An Afghan hospital official says at least 29 people have been killed and 63 injured, many of them critically, by a suicide bomber and gunman who attacked a Shi’ite Muslim mosque in the western city of Herat on August 1.
Authorities said a suicide bomber detonated his explosives on the evening of August 1 in front of the Jawadia Mosque in the Dehr Abad area of Herat city.
Tolo-TV reported that a second attacker also opened fire with a rifle against worshippers who were inside the mosque at the time of the blast.
Mohammed Rafique Shahrzad, a hospital official in Herat city, confirmed that the bodies of 20 victims killed by the explosion were brought to the main hospital in the provincial capital soon after the blast.
Shahrzad said nine other injured victims died later on August 1 in the hospital. He said he expected to death toll to climb further because many others had sustained critical injuries.
There was no immediate claim of responsibility for the assault.
The Taliban, which usually claims the suicide bombing attacks that its fighters carry out, issued a statement late on August 1 denying any involvement.
The mosque attack in Herat came a day after an assault on the Iraqi embassy in Kabul, which was claimed by Islamic State (IS) extremists, killed two people.
In that attack, a suicide bomber blew himself up outside of the embassy, allowing at least three other militants to storm inside the compound and launch a gunbattle that lasted several hours.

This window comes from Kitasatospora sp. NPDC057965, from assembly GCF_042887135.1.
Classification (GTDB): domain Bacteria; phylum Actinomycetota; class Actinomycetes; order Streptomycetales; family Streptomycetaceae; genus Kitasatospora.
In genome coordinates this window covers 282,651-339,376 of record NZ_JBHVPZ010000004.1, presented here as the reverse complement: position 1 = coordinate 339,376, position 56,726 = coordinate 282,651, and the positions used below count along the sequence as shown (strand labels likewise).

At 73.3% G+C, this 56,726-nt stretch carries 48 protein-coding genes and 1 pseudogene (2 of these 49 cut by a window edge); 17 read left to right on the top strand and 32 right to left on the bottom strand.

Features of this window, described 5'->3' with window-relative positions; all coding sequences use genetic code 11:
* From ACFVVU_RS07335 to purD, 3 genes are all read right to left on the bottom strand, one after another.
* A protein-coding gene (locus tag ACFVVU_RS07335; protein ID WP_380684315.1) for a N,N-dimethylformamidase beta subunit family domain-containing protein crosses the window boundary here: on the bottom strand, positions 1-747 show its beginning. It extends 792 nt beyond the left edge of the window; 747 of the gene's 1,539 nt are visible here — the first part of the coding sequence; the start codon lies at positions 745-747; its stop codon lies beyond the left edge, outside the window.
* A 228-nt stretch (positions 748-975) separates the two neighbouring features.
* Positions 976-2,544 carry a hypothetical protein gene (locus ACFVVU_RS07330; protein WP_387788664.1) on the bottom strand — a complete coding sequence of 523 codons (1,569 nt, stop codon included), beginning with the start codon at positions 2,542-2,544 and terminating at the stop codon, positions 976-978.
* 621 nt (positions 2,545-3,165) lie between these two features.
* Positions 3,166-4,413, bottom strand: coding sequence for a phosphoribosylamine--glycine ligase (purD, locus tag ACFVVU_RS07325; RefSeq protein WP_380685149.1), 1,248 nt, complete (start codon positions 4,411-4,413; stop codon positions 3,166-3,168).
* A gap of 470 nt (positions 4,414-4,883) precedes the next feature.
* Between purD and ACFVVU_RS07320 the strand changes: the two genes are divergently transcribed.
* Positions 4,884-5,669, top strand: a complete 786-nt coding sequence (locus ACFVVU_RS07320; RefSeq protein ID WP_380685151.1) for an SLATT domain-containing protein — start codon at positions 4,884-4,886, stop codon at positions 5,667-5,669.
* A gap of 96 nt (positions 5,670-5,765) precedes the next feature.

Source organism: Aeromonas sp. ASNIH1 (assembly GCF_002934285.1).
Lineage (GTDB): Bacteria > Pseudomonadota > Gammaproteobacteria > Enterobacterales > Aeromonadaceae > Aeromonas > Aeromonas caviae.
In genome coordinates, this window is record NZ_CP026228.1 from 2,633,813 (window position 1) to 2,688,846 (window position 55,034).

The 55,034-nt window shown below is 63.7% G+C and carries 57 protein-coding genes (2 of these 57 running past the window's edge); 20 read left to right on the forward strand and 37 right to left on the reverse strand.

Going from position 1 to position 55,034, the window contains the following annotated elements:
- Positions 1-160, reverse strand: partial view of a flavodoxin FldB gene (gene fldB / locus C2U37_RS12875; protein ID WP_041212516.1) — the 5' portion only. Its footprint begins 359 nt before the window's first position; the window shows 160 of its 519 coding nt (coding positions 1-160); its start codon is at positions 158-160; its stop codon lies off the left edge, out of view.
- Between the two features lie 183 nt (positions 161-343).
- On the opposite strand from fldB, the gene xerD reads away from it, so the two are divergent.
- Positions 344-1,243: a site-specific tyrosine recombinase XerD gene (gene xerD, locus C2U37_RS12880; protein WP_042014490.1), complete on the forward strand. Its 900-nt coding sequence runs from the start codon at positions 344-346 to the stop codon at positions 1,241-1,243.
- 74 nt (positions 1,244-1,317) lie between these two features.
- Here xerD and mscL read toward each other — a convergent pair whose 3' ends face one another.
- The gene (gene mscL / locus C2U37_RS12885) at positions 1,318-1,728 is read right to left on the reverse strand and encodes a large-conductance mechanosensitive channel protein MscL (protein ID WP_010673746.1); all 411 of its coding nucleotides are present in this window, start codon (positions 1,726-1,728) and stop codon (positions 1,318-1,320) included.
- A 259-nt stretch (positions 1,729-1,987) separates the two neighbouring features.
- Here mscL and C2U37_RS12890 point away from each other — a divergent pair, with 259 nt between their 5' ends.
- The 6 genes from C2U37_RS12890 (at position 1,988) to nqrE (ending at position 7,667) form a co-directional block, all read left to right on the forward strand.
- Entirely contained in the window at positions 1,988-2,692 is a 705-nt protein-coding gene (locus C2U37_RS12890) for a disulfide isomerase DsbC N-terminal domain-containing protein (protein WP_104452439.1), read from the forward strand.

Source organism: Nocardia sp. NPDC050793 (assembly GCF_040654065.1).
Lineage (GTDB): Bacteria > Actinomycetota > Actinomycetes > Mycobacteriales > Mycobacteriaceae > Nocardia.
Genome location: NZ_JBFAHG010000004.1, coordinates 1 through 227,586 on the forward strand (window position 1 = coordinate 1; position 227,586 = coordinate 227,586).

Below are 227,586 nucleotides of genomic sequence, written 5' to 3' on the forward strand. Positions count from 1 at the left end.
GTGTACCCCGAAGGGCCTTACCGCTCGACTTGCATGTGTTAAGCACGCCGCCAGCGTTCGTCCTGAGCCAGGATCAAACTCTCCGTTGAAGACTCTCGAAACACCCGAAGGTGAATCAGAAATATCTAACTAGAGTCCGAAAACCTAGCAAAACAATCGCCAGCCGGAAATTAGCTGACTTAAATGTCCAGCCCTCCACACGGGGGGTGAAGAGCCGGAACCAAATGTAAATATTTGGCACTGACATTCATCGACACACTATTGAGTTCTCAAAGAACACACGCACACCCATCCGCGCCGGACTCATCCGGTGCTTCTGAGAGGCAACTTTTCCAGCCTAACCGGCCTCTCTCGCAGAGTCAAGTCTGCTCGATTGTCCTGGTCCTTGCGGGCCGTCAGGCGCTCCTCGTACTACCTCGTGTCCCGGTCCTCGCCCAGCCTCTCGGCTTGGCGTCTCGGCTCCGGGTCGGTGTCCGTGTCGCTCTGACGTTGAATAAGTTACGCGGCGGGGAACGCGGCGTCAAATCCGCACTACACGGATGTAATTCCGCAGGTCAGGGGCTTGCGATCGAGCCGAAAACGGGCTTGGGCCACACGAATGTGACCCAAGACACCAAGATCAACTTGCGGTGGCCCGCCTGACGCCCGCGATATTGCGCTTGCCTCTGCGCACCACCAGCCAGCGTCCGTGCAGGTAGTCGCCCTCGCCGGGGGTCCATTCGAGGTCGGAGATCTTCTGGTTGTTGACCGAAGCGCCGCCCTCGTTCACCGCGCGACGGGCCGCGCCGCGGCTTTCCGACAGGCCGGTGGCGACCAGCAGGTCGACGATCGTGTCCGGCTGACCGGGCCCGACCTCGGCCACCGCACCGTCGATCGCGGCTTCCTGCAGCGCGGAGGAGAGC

IS has been expanding its presence in eastern Afghanistan and recently claimed responsibility for several devastating attacks in Kabul.
Some Afghan security officials say IS militants could prove to be more dangerous than Taliban fighters in Afghanistan.
RFE/RL's correspondent in Herat reports that hundreds of people gathered outside of the Jawadia Mosque late on August 1 to protest the attack.
Many chanted antigovernment slogans and condemned Afghan authorities for failing to provide security to the Shi'a community.
Shi'a are a minority in Afghanistan who have been threatened and attacked in the past by various Sunni militant groups -- including Islamic State extremists who operate in eastern Afghanistan, Taliban fighters, and Al-Qaeda militants.
With reporting by AP, AFP, and Tolo-TV